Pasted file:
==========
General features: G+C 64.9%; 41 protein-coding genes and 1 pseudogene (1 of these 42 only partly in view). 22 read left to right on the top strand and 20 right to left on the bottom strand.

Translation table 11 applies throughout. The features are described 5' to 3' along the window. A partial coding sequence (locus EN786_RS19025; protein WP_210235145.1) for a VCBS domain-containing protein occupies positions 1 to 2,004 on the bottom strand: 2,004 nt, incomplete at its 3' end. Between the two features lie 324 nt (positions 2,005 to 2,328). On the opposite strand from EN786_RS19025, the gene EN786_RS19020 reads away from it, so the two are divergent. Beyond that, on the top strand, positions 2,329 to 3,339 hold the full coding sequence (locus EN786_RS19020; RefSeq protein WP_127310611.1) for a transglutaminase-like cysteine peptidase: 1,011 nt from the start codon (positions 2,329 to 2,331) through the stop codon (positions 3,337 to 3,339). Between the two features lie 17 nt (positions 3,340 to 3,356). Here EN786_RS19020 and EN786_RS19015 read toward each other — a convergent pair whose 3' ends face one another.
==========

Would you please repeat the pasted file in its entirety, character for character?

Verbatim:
General features: G+C 64.9%; 41 protein-coding genes and 1 pseudogene (1 of these 42 only partly in view). 22 read left to right on the top strand and 20 right to left on the bottom strand.

Translation table 11 applies throughout. The features are described 5' to 3' along the window. A partial coding sequence (locus EN786_RS19025; protein WP_210235145.1) for a VCBS domain-containing protein occupies positions 1 to 2,004 on the bottom strand: 2,004 nt, incomplete at its 3' end. Between the two features lie 324 nt (positions 2,005 to 2,328). On the opposite strand from EN786_RS19025, the gene EN786_RS19020 reads away from it, so the two are divergent. Beyond that, on the top strand, positions 2,329 to 3,339 hold the full coding sequence (locus EN786_RS19020; RefSeq protein WP_127310611.1) for a transglutaminase-like cysteine peptidase: 1,011 nt from the start codon (positions 2,329 to 2,331) through the stop codon (positions 3,337 to 3,339). Between the two features lie 17 nt (positions 3,340 to 3,356). Here EN786_RS19020 and EN786_RS19015 read toward each other — a convergent pair whose 3' ends face one another.